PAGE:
< MarcoFalke> I tried it
< wumpus> "Add more commits by pushing to the patch-4 branch on unsystemizer/bitcoin." ah
< wumpus> let's just try that
< MarcoFalke> git add remote unsys ...
< luke-jr> oh, it actually gives you access to his personal repo? :o
< MarcoFalke> git push unsys patch-4 -f
< MarcoFalke> luke-jr: Only this branch, IIRC
< wumpus> MarcoFalke: yes I was thining to difficult, I thought I had to push to some special pulls branch on bitcoin/bitcoin
< luke-jr> what happens if I open a PR for one of MarcoFalke's branches? <.<
< MarcoFalke> Hmm, good question
< luke-jr> MarcoFalke: got something to PR I can try it with? :D
< MarcoFalke> One sec
< luke-jr> dad932c needs to be fixed, if you want something trivial
< wumpus> "git push -f git@github.com:unsystemizer/bitcoin.git HEAD:patch-4" seems to have worked
< wumpus> feels a bit like intruding to push to someone elses repository, but okay, it's very practical in this case
< GitHub92> [bitcoin] luke-jr opened pull request #8771: CONTRIBUTING: Mention not to open several pulls (master...Mf1609-ContributeDoc) https://github.com/bitcoin/bitcoin/pull/8771
< luke-jr> no checkbox in this case
< GitHub93> [bitcoin] laanwj pushed 2 new commits to master: https://github.com/bitcoin/bitcoin/compare/b4f53641a95d...84c9a048559d
< GitHub93> bitcoin/master 04d91f4 unsystemizer: Trivial: Fix ISO URL, capitalization...
< GitHub93> bitcoin/master 84c9a04 Wladimir J. van der Laan: Merge #8769: Trivial: Fix ISO URL, capitalization...
< luke-jr> hm, review won't let me set a review-type for the PR either. :P
< GitHub138> [bitcoin] laanwj closed pull request #8769: Trivial: Fix ISO URL, capitalization (master...patch-4) https://github.com/bitcoin/bitcoin/pull/8769
< MarcoFalke> wumpus, can you do "git push -f git@github.com:MarcoFalke/bitcoin.git HEAD:Mf1609-ContributeDoc"?
< wumpus> sure, does it matter what I overwrite it with?
< luke-jr> it should fail anyway
< MarcoFalke> no
< MarcoFalke> does not matter
< wumpus> ! [remote rejected] HEAD -> Mf1609-ContributeDoc (permission denied)
< luke-jr> good, GitHub isn't totally incompetent. ☺
< wumpus> the access control code just became extremely complex though, wouldn't be surprised if someone still discovered a loophole
< wumpus> on some level this feature creeps me out
< MarcoFalke> Open a pull request to bitcoin:master in some other repo. Force push to bitcoin:master...
< sipa> likewise
< wumpus> git is meant to be authority-less
< luke-jr> it'd make slightly more sense if it had you push to the project's repo (the PR refs), but oh well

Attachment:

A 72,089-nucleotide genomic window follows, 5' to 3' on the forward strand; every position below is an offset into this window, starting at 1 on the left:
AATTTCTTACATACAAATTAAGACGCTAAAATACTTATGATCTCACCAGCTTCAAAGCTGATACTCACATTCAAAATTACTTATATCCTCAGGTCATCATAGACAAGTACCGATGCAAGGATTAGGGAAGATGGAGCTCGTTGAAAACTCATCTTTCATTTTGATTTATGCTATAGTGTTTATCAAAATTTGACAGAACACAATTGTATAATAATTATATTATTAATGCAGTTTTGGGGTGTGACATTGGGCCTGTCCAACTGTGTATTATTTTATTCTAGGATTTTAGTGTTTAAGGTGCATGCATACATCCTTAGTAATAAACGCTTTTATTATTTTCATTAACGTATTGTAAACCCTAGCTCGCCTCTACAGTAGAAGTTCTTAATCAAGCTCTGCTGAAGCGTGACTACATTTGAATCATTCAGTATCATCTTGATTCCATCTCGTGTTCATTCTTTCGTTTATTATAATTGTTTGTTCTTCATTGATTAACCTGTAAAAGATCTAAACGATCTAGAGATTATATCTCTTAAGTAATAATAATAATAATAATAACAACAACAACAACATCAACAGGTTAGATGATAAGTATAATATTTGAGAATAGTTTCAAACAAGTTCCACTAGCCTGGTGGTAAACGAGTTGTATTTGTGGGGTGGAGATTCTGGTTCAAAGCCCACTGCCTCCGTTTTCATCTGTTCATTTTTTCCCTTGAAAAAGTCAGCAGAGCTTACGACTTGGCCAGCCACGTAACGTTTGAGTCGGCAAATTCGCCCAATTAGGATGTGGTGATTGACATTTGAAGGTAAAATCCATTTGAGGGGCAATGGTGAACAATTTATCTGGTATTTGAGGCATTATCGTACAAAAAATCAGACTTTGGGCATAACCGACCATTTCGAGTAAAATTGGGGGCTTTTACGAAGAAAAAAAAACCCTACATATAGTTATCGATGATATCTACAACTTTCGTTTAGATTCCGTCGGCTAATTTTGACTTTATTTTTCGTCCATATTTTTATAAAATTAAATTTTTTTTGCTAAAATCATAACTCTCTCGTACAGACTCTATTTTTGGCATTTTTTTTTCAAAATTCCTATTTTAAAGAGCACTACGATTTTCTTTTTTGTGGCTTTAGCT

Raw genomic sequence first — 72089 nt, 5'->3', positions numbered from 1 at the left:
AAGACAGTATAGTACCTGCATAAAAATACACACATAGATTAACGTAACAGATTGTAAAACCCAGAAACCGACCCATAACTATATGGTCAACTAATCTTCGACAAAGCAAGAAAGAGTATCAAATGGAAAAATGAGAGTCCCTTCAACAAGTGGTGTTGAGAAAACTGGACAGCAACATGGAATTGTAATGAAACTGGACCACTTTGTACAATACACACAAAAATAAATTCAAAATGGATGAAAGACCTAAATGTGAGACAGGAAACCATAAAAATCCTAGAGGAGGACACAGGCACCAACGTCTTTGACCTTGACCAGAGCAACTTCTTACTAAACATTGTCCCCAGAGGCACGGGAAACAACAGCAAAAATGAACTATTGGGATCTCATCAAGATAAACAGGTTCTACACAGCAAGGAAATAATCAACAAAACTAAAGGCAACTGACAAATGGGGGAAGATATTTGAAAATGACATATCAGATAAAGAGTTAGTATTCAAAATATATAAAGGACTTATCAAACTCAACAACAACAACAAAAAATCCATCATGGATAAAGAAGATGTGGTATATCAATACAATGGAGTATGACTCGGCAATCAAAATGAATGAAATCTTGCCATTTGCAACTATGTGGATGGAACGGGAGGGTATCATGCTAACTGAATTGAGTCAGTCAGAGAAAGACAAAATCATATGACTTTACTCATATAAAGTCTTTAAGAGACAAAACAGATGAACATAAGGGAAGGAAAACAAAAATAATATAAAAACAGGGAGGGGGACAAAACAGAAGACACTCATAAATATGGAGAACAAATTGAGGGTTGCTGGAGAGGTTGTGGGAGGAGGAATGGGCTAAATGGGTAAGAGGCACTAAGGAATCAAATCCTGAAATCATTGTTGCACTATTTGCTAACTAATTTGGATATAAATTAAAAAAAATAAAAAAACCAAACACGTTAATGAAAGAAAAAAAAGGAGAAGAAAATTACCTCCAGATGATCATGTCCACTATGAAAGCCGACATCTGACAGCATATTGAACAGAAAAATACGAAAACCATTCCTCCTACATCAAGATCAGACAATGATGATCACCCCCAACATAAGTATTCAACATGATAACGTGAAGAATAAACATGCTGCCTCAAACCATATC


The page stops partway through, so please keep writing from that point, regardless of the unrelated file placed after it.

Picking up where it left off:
< wumpus> and it's not like it allows doing anything new, it was already possible to change a branch before merging it, by doing it locally
< luke-jr> tempting to try opening a PR against both Core and Classic, and see if one can influence the other..
< wumpus> luke-jr: yes. It'd make more sense if it was copy-on-write, and the branch changed to a local branch if a repo owner wants to override it
< wumpus> luke-jr: hah
< wumpus> that's a clever idea, but let's not do it in this case, we don't want more allegations of attacking classic
< GitHub10> [bitcoin] luke-jr opened pull request #8772: [0.13] Backports (0.13...backports-0.13) https://github.com/bitcoin/bitcoin/pull/8772
< GitHub137> [bitcoin] luke-jr opened pull request #8773: Trivial Bugfix: doc/gitian-building.md: Link to release-process needs to be updated (master...bugfix_link_20160921) https://github.com/bitcoin/bitcoin/pull/8773
< MarcoFalke> wumpus: Can I get permission to merge doc changes (comments, markdown, ...)?
< MarcoFalke> Otherwise I will just ping you when I feel soemthing trivial can be merged
< GitHub124> [bitcoin] luke-jr opened pull request #8774: Qt refactors to better abstract wallet access (master...multiwallet_prefactor_qt) https://github.com/bitcoin/bitcoin/pull/8774
< GitHub30> [bitcoin] luke-jr opened pull request #8775: RPC refactoring: Never access wallet directly, only via new CRPCRequestInfo (master...multiwallet_prefactor_rpc) https://github.com/bitcoin/bitcoin/pull/8775
< GitHub181> [bitcoin] luke-jr opened pull request #8776: Wallet refactoring leading up to multiwallet (master...multiwallet_prefactor_wallet) https://github.com/bitcoin/bitcoin/pull/8776
< luke-jr> there we go, I think that's as far as I can go with split PRs until they get merged :p